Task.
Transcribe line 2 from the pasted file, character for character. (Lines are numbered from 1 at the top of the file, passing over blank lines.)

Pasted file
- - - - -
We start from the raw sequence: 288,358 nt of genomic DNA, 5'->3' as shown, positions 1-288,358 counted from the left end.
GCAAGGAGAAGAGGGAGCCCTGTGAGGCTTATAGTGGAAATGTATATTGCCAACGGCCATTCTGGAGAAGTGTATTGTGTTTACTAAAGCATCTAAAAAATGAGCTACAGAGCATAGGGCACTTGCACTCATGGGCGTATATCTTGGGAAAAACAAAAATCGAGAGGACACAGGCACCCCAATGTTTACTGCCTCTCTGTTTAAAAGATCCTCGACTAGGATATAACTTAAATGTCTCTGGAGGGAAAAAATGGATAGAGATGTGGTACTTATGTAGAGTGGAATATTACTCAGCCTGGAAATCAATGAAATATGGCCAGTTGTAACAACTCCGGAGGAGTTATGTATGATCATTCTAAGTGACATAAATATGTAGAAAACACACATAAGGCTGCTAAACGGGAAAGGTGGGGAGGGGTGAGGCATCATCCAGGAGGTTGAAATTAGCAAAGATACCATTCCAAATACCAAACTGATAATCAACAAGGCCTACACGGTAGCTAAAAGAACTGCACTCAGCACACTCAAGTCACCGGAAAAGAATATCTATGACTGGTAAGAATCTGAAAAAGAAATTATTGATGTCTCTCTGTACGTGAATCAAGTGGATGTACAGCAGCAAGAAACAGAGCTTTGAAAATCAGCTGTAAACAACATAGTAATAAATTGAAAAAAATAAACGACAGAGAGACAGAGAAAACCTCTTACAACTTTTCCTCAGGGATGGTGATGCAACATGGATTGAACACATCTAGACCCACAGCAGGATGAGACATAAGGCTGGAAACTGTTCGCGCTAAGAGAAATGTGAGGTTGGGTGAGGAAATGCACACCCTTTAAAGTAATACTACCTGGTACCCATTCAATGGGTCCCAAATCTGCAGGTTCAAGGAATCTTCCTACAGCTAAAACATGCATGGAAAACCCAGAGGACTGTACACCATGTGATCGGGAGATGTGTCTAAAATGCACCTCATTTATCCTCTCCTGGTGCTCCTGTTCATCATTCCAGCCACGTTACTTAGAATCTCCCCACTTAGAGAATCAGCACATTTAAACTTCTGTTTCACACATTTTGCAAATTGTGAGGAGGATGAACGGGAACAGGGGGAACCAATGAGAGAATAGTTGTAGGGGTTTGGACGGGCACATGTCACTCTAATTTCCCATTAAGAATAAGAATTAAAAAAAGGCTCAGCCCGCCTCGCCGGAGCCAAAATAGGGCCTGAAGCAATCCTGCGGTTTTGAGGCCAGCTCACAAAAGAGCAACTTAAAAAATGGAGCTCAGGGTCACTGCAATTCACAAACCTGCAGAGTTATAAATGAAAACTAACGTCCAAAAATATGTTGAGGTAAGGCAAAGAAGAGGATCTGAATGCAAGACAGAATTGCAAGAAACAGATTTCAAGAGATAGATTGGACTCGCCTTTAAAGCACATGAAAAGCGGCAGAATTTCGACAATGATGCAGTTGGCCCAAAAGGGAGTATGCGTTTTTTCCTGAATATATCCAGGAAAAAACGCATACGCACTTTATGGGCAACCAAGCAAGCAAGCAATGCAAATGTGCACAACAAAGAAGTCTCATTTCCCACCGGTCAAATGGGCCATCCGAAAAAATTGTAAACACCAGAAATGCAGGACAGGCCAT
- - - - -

GCAAGGAGAAGAGGGAGCCCTGTGAGGCTTATAGTGGAAATGTATATTGCCAACGGCCATTCTGGAGAAGTGTATTGTGTTTACTAAAGCATCTAAAAAATGAGCTACAGAGCATAGGGCACTTGCACTCATGGGCGTATATCTTGGGAAAAACAAAAATCGAGAGGACACAGGCACCCCAATGTTTACTGCCTCTCTGTTTAAAAGATCCTCGACTAGGATATAACTTAAATGTCTCTGGAGGGAAAAAATGGATAGAGATGTGGTACTTATGTAGAGTGGAATATTACTCAGCCTGGAAATCAATGAAATATGGCCAGTTGTAACAACTCCGGAGGAGTTATGTATGATCATTCTAAGTGACATAAATATGTAGAAAACACACATAAGGCTGCTAAACGGGAAAGGTGGGGAGGGGTGAGGCATCATCCAGGAGGTTGAAATTAGCAAAGATACCATTCCAAATACCAAACTGATAATCAACAAGGCCTACACGGTAGCTAAAAGAACTGCACTCAGCACACTCAAGTCACCGGAAAAGAATATCTATGACTGGTAAGAATCTGAAAAAGAAATTATTGATGTCTCTCTGTACGTGAATCAAGTGGATGTACAGCAGCAAGAAACAGAGCTTTGAAAATCAGCTGTAAACAACATAGTAATAAATTGAAAAAAATAAACGACAGAGAGACAGAGAAAACCTCTTACAACTTTTCCTCAGGGATGGTGATGCAACATGGATTGAACACATCTAGACCCACAGCAGGATGAGACATAAGGCTGGAAACTGTTCGCGCTAAGAGAAATGTGAGGTTGGGTGAGGAAATGCACACCCTTTAAAGTAATACTACCTGGTACCCATTCAATGGGTCCCAAATCTGCAGGTTCAAGGAATCTTCCTACAGCTAAAACATGCATGGAAAACCCAGAGGACTGTACACCATGTGATCGGGAGATGTGTCTAAAATGCACCTCATTTATCCTCTCCTGGTGCTCCTGTTCATCATTCCAGCCACGTTACTTAGAATCTCCCCACTTAGAGAATCAGCACATTTAAACTTCTGTTTCACACATTTTGCAAATTGTGAGGAGGATGAACGGGAACAGGGGGAACCAATGAGAGAATAGTTGTAGGGGTTTGGACGGGCACATGTCACTCTAATTTCCCATTAAGAATAAGAATTAAAAAAAGGCTCAGCCCGCCTCGCCGGAGCCAAAATAGGGCCTGAAGCAATCCTGCGGTTTTGAGGCCAGCTCACAAAAGAGCAACTTAAAAAATGGAGCTCAGGGTCACTGCAATTCACAAACCTGCAGAGTTATAAATGAAAACTAACGTCCAAAAATATGTTGAGGTAAGGCAAAGAAGAGGATCTGAATGCAAGACAGAATTGCAAGAAACAGATTTCAAGAGATAGATTGGACTCGCCTTTAAAGCACATGAAAAGCGGCAGAATTTCGACAATGATGCAGTTGGCCCAAAAGGGAGTATGCGTTTTTTCCTGAATATATCCAGGAAAAAACGCATACGCACTTTATGGGCAACCAAGCAAGCAAGCAATGCAAATGTGCACAACAAAGAAGTCTCATTTCCCACCGGTCAAATGGGCCATCCGAAAAAATTGTAAACACCAGAAATGCAGGACAGGCCAT